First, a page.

I know all humans aren’t assholes. I also know it’s our job (each human) to try and do our best not to be assholes. To not raise assholes. To forgive those who are being assholes. I know these things. But just like holding a weight constantly can fatigue a muscle and cause injury, holding on to this dark while trying to be light can be draining, so it behooves us all to drop the weight once in a while and call out the asshole-ness when we see it. After all, our job as humans is to try to make it a better world and that sometimes means calling on others to do better by one another.
And now: Poetry:
When we break apart
to find the core of iron-will within
or the soft underbelly of a soul
too long denied air
Then we will understand the
driving nature of our force
Lies not in what covers us
but what centers us
When we give in to the churning
burn of a life outside our control
the masticating masses of teeth bared
in anger and fear
Then we will understand that
we only control the product
of our own mind
And we are the owners of
sanctuaries or hells
within our own creation
When we let go
of the idea that its our job
to dictate the perfections of others
to drive their engines
to direct the film of their lives
and focus instead on
what beauty we can leave behind
Then we will find the only
fragile, and faltering peace
a human can own.
Yep. That’s where I’m going today. I know this blog is primarily about writing, but it’s also a blog about living. And in the course of living this past week I’ve come to the ultimate conclusion that humans, by and large, are assholes. You can argue the point. I admit there are some good ones out there…but as our society ‘progresses’ I swear I’m witnessing an overturn of kindness and compassion into a collective settling of “me-first” assholeness.
From people honking behind you if you pause too long at an intersection, to those that sprain your wrist in karate class because you threatened their fragile ego. To those judgmental mothers who raise judgmental daughters who body shame other girls, in the same nasty way it has always been since long before I was born, because we’re so caught up in tearing each other down that we don’t realize how much powerful we’d be if we built each other up.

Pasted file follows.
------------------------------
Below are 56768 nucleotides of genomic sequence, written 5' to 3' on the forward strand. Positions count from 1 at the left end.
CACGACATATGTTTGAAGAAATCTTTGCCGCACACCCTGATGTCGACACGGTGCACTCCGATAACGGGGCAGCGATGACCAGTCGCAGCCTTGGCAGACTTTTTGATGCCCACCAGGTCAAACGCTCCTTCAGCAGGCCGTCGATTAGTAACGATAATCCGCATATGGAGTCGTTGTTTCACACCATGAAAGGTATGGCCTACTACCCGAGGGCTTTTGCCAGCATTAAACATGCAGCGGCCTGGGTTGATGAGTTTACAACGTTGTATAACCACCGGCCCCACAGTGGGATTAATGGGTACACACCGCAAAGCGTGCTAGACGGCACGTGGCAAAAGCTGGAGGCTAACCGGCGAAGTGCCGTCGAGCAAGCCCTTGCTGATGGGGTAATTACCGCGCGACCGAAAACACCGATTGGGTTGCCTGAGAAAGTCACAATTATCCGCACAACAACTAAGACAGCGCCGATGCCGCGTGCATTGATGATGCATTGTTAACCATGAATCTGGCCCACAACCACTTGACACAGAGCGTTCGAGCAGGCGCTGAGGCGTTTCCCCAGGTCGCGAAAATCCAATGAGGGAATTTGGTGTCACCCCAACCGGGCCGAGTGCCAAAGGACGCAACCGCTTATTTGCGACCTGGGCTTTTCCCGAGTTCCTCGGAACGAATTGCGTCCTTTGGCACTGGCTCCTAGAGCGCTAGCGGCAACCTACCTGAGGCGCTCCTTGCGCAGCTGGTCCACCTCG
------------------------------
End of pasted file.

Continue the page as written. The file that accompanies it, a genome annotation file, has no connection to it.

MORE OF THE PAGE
To those spewing venom on the internet, raging in hateful and hurtful ways without stopping to listen to their own disgusting thought-vomit long enough to ask if it’s truthful. To the creators of those social media worlds that know the beast they’ve created is addictive and harmful, a veritable cesspool of useless and divisive vitriol that has been proven to be suicide-inducing, yet charge ahead anyway because the pay is sweet and the power sweeter.
To the world that’s declining around us, fires and drought, floods and monsoons, dead coral reefs and decimated animal populations, the earth itself dying a little more every day, racing headlong into environmental destruction.
To the countries that slaughter and enslave women. To our own that treats women as if they were only good for being incubators and objects of desire (really only a step up from the aforementioned countries).
To the drug epidemic, our addiction to technology, poverty, wars we shouldn’t fight, battles we can’t win, politicians (career assholes) who care more about being reelected than they do about what they accomplish towards the common good…
Man, with this slew of examples, what subset of assholery does one even pick to write about? Humans have so many veins of douchery to tap into, I just don’t think I can choose one. All of this has settled like heavy sediment inside my skull and I have little room to breathe in any creativity. I have little room to breathe at all. It’s no wonder people purposefully walk away from it all, permanently or otherwise.
What’s a blogger to do when she’s in the throes of final edits, soon-to-be-publications, and running out of guest posts? She throws you another section of fluff from her weird-ass time-traveling/faerie-mischief/Austen-esque novel. You’re–welcome?
Lily was playing a game with herself; a game wherein every time she opened her eyes, she made rationalized odds as to whether or not she’d wake up in her own bed, or at the very least, a hospital, and that the good Dr. Blackwell would retreat back into her subconsciousness’ fantasyland.
This time, she thought, it’s gotta be at least sixty-percent. Her eyes, would flutter open to a blurry vision of a room. She knew that the head trauma must have been real as it was the only consistent thing she could feel when she awoke. When the fog cleared and she was again staring at the red velvet curtains of the ostentatious bed, or the worried and rounded face of one of the older women who had found her, she would close her eyes, and try again.